Spatial and Other Social Engagement Cues in a Child-Robot Interaction: Effects of a Sidekick
Marynel Vázquez (Disney Research Pittsburgh)
Aaron Steinfeld (Carnegie Mellon University)
Scott E. Hudson (Carnegie Mellon University, Disney Research Pittsburgh)
Jodi Forlizzi (Carnegie Mellon University, Disney Research Pittsburgh)
Human Robot Interaction (HRI) 2014
March 3, 2014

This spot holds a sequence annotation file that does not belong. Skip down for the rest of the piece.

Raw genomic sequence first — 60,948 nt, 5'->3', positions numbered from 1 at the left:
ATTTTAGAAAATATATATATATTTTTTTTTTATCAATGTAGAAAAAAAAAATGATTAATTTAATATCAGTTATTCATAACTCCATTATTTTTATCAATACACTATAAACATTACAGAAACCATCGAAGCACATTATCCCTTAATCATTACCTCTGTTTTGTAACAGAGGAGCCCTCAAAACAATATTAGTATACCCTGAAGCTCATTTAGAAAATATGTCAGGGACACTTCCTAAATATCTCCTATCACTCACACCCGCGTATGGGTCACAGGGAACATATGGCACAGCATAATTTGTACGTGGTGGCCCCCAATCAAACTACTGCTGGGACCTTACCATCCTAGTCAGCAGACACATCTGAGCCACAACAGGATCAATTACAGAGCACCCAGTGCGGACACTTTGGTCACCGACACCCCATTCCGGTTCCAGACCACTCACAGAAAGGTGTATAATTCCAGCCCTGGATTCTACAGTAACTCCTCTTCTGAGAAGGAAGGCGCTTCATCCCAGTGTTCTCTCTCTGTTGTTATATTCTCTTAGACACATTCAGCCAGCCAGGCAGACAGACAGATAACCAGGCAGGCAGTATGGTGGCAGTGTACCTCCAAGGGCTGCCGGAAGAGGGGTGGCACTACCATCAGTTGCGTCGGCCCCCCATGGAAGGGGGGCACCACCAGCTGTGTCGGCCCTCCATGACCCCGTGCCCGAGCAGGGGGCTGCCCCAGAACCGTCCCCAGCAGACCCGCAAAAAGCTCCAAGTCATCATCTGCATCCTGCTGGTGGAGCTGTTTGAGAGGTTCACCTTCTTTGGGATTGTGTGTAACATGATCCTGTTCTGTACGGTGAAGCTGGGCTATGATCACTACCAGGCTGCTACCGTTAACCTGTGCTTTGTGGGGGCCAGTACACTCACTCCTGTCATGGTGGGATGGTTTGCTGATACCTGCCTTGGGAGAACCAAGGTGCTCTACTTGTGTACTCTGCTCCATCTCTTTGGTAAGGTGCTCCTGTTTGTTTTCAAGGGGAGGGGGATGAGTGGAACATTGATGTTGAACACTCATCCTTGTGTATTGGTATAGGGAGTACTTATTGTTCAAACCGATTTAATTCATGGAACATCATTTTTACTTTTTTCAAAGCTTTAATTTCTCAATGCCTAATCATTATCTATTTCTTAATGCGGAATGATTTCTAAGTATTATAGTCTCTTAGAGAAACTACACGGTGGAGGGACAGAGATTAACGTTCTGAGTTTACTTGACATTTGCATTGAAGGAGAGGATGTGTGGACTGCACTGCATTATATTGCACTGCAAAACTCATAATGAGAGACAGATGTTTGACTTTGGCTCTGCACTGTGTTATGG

In this study, we explored the impact of a co-located sidekick on child-robot interaction. We examined child behaviors while interacting with an expressive furniture robot and his robot lamp sidekick. The results showed that the presence of a sidekick did not alter child proximity, but did increase attention to spoken elements of the interaction. This suggests the addition of a co-located sidekick has potential to increase engagement but may not alter subtle physical interactions associated with personal space and group spatial arrangements. The findings also reinforce existing research by the community on proxemics and anthropomorphism.
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